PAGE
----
Albert Nolan: Protecting native hedgerows

Albert Nolan

Reporter:

Albert Nolan

Email:

albert.nolan@rocketmail.com

Albert Nolan: Protecting native hedgerows

The house was living on the remains of the freezer and I badly needed to take a trip for some shopping. I decided to travel a road that I had not travelled in a long time and to take in the countryside.

While there is an air of spring in the countryside I was very surprised at the level of destruction of native hedgerows. They had been removed from the front of old and new houses and 300 years of natural history replaced with an exotic laurel or conifer hedge.

Hedgerows had also been “cut back “alongside the roads and in the wider countryside. This was done so as to render them of little use to biodiversity or benefit to the farmer.

Hedgerows are the green arteries of the natural world. Whole most are only a few hundred years old, they support a diverse range of plants, insects and birds. Other hedgerows are far more ancient and would have been left around the edges of fields, as the woodland was cleared.

Some hedges mark ancient boundaries and grow on a high bank. I know of a few of these and you can walk along the middle, surrounded by the sights and sounds of nature. One of my favourites has a mature crab apple tree, whose fruit is shaped like a pear.

Many of our creatures moved into hedgerows as their woodland habitat disappeared. Wildflowers once abundant on farmland have taken a last stand along the base of the hedgerow.

Last summer we recorded the flowers along a hedgerow near my house and the different pollinators feeding on them. Dandelions provided an early source of pollen and nectar followed by a whole host of plants. Vetches were very popular as were the bramble in late summer.

With everyone trying to help pollinators changing our management of these important habitats would have a big benefit for wildlife including bees.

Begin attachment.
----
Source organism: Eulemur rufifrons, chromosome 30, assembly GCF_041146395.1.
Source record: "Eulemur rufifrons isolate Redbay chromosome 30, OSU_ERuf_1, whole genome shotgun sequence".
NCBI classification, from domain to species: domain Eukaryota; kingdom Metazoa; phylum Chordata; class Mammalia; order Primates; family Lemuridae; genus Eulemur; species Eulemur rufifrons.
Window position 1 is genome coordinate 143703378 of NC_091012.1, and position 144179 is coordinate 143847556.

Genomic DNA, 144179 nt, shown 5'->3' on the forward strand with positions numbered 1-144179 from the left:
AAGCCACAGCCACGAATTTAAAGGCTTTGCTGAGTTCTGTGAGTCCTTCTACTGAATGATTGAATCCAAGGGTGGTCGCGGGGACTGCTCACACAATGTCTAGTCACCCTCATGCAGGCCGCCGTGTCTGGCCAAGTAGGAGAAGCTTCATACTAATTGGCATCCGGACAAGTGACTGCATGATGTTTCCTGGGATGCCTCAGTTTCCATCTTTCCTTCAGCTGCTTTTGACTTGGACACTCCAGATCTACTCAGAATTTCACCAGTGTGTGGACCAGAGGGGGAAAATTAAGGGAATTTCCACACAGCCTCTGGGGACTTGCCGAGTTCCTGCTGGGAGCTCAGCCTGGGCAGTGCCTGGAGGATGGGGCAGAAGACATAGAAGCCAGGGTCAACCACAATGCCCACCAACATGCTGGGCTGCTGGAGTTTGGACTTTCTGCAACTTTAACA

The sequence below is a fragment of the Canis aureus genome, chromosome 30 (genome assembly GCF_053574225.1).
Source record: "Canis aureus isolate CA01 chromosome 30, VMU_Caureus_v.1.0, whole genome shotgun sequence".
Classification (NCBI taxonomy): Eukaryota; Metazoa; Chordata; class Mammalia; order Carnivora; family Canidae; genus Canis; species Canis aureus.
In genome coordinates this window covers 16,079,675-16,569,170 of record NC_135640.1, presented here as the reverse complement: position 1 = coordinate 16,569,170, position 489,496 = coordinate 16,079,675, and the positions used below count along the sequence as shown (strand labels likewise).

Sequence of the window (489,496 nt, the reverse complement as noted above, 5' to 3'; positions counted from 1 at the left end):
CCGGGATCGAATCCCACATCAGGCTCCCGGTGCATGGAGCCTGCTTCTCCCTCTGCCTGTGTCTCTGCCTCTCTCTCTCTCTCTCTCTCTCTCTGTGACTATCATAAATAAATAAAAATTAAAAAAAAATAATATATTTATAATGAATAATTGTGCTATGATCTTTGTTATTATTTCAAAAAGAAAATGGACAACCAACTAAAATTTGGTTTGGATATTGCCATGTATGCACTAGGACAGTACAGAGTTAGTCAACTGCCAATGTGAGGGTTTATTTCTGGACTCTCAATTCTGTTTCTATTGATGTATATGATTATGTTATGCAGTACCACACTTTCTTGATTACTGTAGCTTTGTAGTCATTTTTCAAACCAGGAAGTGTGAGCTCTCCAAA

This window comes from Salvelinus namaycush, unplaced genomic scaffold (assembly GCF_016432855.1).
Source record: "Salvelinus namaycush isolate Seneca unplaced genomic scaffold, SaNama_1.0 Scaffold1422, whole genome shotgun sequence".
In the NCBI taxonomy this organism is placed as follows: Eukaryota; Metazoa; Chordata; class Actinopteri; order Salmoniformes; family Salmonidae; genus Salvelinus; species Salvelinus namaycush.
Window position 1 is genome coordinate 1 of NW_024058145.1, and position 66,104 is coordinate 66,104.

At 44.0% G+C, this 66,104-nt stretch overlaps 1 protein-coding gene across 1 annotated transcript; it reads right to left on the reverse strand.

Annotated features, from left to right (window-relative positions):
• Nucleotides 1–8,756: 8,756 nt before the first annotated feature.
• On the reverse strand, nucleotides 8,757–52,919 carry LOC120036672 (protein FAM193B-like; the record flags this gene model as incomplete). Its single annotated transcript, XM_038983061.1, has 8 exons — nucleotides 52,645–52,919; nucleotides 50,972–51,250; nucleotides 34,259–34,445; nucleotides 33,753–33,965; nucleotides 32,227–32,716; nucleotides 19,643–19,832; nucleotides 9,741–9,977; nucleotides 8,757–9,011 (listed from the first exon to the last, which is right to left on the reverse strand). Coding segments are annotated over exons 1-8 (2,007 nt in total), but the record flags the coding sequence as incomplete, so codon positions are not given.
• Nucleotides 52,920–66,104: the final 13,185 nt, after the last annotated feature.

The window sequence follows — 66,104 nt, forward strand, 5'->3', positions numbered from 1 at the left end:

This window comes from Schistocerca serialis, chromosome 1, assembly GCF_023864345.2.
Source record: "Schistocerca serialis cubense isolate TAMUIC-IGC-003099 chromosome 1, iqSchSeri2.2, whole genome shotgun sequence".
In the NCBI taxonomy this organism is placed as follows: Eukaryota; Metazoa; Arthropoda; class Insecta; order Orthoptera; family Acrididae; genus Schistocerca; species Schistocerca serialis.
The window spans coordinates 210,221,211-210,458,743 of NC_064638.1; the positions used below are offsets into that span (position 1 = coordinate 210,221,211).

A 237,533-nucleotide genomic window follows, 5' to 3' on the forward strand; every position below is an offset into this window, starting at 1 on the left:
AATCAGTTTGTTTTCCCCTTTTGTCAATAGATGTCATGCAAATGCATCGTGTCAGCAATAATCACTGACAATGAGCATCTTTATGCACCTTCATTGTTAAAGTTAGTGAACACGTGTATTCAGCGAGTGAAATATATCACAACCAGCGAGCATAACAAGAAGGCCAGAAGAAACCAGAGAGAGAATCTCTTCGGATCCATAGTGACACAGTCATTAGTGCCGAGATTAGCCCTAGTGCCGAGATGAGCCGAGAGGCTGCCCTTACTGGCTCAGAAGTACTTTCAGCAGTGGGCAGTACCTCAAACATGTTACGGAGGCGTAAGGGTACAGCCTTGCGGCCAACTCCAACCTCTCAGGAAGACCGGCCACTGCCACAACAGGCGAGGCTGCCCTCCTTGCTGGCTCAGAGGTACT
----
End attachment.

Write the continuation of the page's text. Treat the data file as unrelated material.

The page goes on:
This does not mean that we have vegetation hanging out onto the road to scratch cars and passing legs. Just like the pollinator plan, a neat edge with a wild background provides maximum benefit for both people and wildlife.

During the spring we also noticed lots of queen bumblebees searching for nesting locations. They will often use an old mouse burrow or if available, holes in trees or gaps in old stone walls.

After I got home and unpacked the shopping I headed out for a walk with the kids to explore my local hedgerow. This runs in front of a wooded valley and has an interesting mix of plants and birds.

As we approached the hedge we saw our first bird. A male blackbird feeding on the last of the hawthorn berries. He was a beautiful mature male with a bright orange beak and a similar coloured ring around his eye.

There were quite a few berries left till the hard frost arrived and the birds quickly devoured them.

Redwings were feeding on the ivy berries and I have never seen them before along the hedgerow. They are usually very flighty and keep to the middle of the fields.

They are so hungry that they only fly to a nearby tree, wait for us to pass before descending on mass back into the ivy. We could hear their calls as we walked by.

Even at this early stage of the year there are signs of the awakening year. Fresh leaves of cow parsley were dotted along the hedgerow base. By May these will turn the roadside hedges a milky white with their flowers.

Alder trees still have a few seeds in the cones and these are eaten by acrobatic siskins and redwings. There hazel trees along the hedge have green catkins hanging from their branches. The nuts quickly disappear in the autumn and there are a few red squirrels around who are always quicker of the mark than me.

The Rookery across the road from the hedge is normally a hive of activity but is strangely quiet today. Perhaps the rooks are foraging more in the fields, after spending a week in front of my house while snow restricted their movements.

Some plants can indicate the age of a hedgerow. Honeysuckle grows in abundance and this takes a long time to naturally establish in a hedge. The flowers release their scent to attract night flying insects like moths.

Moths are eaten by large species of bats like Leisers and this is an important part of a bats diet. Bats also use hedgerows to help them navigate between their roosting and feeding grounds.

Wild strawberries also grow in abundance and last summer there was a big crop. The fruits are small but they pack a punchy taste. We often met a neighbour pausing from her daily walk to eat the delicious fruit.

Birds also live in different parts of the hedgerow. We heard a wren singing from the base, a dunnock hunting along the wild margin, blue tit on the thin branches and a noisy robin perched at the very top.

The hedge also varies in the space of a few meters. A large ash tree casts a shade creating the ideal habitat for Hartstongue and Polypody ferns.

Hedgerows are amazing habitats and deserve to be better protected and managed. If you have little time on your hand why not keep a record of what lives along your local hedge.

Comments/ questions to albert.nolan@rocketmail.com or 089 4230502. Albert is also available to give walks/ talks to schools, tidy towns, youth and community groups.